(Bloomberg) — BHP Group Ltd. is warning its carbon emissions will rise in the short term, with rapid technological advances and industrial collaboration needed if the mining giant is to reach its goal of net zero emissions by 2050.
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The world’s biggest miner is on track to meet its target of a 30% reduction in operational emissions by 2030 at a cost of around $4 billion, it said Wednesday. Still, it expects a “near-term increase in emissions from production growth” from current levels, Graham Winkelman, the group’s head of carbon management, said in an investor briefing.
Carbon reduction technologies “must advance quickly from where it is now” and needs to include collaborations “with our vendors and industry,” BHP said in a presentation. The Melbourne-based company’s path to net zero would be “non-linear,” it added, with emissions rising before falling again by the end of the decade.
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The major iron ore, coal and copper producer plans to reduce its operational (Scope 1 and 2) greenhouse gas emissions by at least 30% on 2020 figures by 2030, and reach net zero in those emissions by 2050. Those targets don’t include “Scope 3” emissions, including those from end-users such as steelmakers and other customers.
The admission of short-term increases in emissions from BHP comes even as its environmental targets remain less ambitious than those of its peers. Rio Tinto Group, which is a bigger emitter, aims to reduce its Scope 1 and 2 emissions by 50% by 2030 from a 2018 baseline, while Fortescue Metals Group Ltd. is aiming to reach net zero by that year.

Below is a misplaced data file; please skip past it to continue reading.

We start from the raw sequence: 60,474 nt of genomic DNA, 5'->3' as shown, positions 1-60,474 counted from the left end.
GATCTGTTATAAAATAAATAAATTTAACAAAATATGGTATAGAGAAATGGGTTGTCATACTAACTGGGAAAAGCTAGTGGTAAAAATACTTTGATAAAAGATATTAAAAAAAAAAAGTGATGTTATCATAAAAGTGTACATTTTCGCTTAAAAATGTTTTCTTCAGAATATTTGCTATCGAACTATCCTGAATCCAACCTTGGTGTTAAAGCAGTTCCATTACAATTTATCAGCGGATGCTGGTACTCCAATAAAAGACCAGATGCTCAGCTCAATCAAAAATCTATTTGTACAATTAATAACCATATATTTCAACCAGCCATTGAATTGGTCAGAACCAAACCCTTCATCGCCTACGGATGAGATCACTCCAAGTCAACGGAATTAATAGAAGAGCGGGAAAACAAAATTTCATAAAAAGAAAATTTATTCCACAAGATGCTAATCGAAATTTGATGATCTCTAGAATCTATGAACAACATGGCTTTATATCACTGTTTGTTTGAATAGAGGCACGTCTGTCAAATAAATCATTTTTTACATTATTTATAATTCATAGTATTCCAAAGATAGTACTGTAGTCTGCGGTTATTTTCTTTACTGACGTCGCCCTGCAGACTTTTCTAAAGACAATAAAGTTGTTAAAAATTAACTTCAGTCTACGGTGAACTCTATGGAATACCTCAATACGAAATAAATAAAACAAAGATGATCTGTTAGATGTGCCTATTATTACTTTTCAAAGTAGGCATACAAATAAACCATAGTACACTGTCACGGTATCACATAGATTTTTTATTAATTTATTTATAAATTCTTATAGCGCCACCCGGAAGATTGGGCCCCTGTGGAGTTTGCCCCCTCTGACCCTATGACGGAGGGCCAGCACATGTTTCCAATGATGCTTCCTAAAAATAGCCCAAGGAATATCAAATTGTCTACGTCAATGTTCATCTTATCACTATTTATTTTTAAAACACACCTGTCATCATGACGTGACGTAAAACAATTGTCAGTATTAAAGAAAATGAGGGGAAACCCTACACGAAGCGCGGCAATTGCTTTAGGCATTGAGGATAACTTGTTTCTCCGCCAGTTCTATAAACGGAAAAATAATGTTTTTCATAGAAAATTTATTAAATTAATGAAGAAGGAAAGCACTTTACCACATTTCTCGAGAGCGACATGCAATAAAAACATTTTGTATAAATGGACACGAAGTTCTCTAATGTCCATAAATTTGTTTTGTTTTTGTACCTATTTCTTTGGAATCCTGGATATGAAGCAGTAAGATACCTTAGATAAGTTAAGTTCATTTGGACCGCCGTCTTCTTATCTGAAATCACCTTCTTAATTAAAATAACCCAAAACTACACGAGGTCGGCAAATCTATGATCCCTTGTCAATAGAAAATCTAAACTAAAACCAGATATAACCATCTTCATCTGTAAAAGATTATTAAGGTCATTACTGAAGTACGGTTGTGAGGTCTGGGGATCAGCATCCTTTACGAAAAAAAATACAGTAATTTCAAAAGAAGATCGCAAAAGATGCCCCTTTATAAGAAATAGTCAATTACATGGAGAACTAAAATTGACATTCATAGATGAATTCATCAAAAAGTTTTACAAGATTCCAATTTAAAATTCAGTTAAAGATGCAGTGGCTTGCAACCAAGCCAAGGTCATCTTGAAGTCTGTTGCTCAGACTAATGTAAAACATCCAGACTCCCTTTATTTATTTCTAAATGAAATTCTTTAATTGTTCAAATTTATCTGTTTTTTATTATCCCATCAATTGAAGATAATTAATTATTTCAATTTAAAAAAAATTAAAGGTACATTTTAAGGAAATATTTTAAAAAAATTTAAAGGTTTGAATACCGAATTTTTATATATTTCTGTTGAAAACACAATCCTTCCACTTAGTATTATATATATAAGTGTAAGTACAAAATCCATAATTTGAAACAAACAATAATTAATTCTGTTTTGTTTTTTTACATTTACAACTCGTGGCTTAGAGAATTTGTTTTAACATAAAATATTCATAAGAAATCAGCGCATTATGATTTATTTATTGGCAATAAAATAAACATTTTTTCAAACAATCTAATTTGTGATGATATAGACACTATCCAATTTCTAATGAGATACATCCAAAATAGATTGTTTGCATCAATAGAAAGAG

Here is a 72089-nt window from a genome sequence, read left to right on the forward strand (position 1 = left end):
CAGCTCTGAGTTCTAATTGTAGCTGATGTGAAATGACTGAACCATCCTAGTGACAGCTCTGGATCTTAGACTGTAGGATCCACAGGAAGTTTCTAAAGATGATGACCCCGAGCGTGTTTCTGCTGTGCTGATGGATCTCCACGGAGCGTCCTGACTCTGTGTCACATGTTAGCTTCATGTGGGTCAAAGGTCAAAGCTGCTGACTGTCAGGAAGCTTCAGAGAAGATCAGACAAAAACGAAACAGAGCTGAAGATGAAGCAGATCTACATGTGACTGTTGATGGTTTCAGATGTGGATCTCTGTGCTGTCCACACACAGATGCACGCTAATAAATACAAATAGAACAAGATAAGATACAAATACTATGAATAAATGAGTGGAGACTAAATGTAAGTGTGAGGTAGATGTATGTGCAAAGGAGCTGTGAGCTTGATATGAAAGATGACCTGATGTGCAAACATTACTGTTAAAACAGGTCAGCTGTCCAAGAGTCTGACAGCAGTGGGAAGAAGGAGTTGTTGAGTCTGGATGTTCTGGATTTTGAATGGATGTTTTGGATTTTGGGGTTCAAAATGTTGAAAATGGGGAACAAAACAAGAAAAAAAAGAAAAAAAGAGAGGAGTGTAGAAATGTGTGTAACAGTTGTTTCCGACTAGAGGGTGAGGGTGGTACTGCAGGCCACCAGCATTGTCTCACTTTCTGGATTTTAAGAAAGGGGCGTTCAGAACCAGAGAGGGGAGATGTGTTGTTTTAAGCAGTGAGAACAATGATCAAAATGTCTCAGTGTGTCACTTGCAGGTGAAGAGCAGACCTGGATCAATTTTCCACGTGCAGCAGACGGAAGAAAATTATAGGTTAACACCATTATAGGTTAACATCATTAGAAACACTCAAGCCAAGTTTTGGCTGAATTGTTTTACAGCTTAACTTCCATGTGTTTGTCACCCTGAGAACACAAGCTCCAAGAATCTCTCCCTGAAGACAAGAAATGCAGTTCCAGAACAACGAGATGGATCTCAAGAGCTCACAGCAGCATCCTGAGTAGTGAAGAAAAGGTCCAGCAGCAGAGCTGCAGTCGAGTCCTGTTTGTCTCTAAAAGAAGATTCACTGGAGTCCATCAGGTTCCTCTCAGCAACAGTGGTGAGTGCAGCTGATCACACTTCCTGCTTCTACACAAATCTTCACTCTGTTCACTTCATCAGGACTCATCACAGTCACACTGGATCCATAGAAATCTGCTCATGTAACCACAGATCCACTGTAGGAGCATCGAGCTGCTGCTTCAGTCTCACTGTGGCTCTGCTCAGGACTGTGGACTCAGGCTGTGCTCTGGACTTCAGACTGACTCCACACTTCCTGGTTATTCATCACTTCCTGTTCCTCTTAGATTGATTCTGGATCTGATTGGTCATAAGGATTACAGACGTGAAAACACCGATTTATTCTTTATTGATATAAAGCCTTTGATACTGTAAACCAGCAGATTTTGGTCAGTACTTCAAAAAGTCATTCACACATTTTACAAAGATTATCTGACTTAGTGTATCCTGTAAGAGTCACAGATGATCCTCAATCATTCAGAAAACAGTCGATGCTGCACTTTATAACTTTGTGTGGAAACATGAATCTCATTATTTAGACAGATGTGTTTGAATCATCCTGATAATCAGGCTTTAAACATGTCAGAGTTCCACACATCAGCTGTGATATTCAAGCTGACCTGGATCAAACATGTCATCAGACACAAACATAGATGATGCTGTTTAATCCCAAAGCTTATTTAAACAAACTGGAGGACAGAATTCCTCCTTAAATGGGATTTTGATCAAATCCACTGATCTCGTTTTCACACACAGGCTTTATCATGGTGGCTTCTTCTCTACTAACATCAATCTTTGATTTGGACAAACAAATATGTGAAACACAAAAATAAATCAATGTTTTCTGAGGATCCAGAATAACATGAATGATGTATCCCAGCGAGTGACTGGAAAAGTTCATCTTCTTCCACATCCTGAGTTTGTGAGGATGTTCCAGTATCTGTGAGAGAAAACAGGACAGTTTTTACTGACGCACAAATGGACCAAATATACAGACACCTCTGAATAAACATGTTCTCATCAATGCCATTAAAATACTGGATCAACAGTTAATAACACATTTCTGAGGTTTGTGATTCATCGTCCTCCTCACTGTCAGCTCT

Around 75% of the $4 billion that BHP plans to spend on decarbonization by 2030 will be spent on replacing diesel use in haul trucks. It favors battery-powered haul trucks over hydrogen power because they are more than twice as efficient, Anna Wiley, the vice president of planning and technical in the company’s Australian minerals division, said on the conference call.
BHP will trial “dynamic charging” at its mines in Western Australia and Chile, allowing trucks to be charged while they are still in operation. It said its unfinished Jansen potash mine in Canada, which is due to start producing the fertilizer ingredient in 2026, would use 80% electric haul trucks from day one.
The company’s Australian iron ore mines are not connected to the grid and are powered by purpose-built gas generators. A switch to electric haul trucks will see power demand surge, and BHP plans to build 500 megawatts of renewables and storage to meet growing demand and decarbonize its electricity emissions, it said. It will also explore options for plugging into to a wider regional grid.
BHP’s coal mines in Queensland are the single biggest emitters in its Australian operations, producing almost half its pollution. Around a third of that comes from methane escaping from the coal seams, Wiley said.
It aims to capture about 50% of that methane and use it to generate electricity or sell to third parties, and said it was “exploring” options for the rest, adding that carbon offsets would likely be needed.
Still, of the $4 billion it plans to spend on decarbonization by 2030, BHP allocated a negligible amount to methane, with diesel, electricity and gas emissions the main targets. The company’s Western Australian iron ore division will be the biggest recipient of decarbonization investment between now and 2030, followed by the Escondida copper mine in Chile, it said.
(Updates with haul truck plans in 6th, 7th paragraphs)
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